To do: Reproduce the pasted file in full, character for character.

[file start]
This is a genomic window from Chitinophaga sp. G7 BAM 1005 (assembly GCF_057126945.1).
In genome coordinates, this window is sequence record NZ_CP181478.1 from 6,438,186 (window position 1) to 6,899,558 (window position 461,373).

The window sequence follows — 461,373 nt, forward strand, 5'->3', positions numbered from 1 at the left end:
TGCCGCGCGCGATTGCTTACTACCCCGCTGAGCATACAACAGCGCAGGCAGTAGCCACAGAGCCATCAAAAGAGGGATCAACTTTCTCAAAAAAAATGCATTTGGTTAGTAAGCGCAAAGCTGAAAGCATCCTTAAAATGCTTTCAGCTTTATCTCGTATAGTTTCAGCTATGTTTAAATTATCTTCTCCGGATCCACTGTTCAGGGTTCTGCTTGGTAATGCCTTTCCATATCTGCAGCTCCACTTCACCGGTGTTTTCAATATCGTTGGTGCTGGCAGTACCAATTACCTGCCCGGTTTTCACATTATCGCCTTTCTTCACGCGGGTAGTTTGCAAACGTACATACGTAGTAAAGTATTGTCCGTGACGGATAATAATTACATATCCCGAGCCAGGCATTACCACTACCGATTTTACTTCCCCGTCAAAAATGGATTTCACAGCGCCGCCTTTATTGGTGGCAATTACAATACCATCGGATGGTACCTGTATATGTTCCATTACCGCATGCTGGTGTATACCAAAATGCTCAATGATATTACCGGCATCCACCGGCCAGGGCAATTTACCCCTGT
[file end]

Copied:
This is a genomic window from Chitinophaga sp. G7 BAM 1005 (assembly GCF_057126945.1).
In genome coordinates, this window is sequence record NZ_CP181478.1 from 6,438,186 (window position 1) to 6,899,558 (window position 461,373).

The window sequence follows — 461,373 nt, forward strand, 5'->3', positions numbered from 1 at the left end:
TGCCGCGCGCGATTGCTTACTACCCCGCTGAGCATACAACAGCGCAGGCAGTAGCCACAGAGCCATCAAAAGAGGGATCAACTTTCTCAAAAAAAATGCATTTGGTTAGTAAGCGCAAAGCTGAAAGCATCCTTAAAATGCTTTCAGCTTTATCTCGTATAGTTTCAGCTATGTTTAAATTATCTTCTCCGGATCCACTGTTCAGGGTTCTGCTTGGTAATGCCTTTCCATATCTGCAGCTCCACTTCACCGGTGTTTTCAATATCGTTGGTGCTGGCAGTACCAATTACCTGCCCGGTTTTCACATTATCGCCTTTCTTCACGCGGGTAGTTTGCAAACGTACATACGTAGTAAAGTATTGTCCGTGACGGATAATAATTACATATCCCGAGCCAGGCATTACCACTACCGATTTTACTTCCCCGTCAAAAATGGATTTCACAGCGCCGCCTTTATTGGTGGCAATTACAATACCATCGGATGGTACCTGTATATGTTCCATTACCGCATGCTGGTGTATACCAAAATGCTCAATGATATTACCGGCATCCACCGGCCAGGGCAATTTACCCCTGT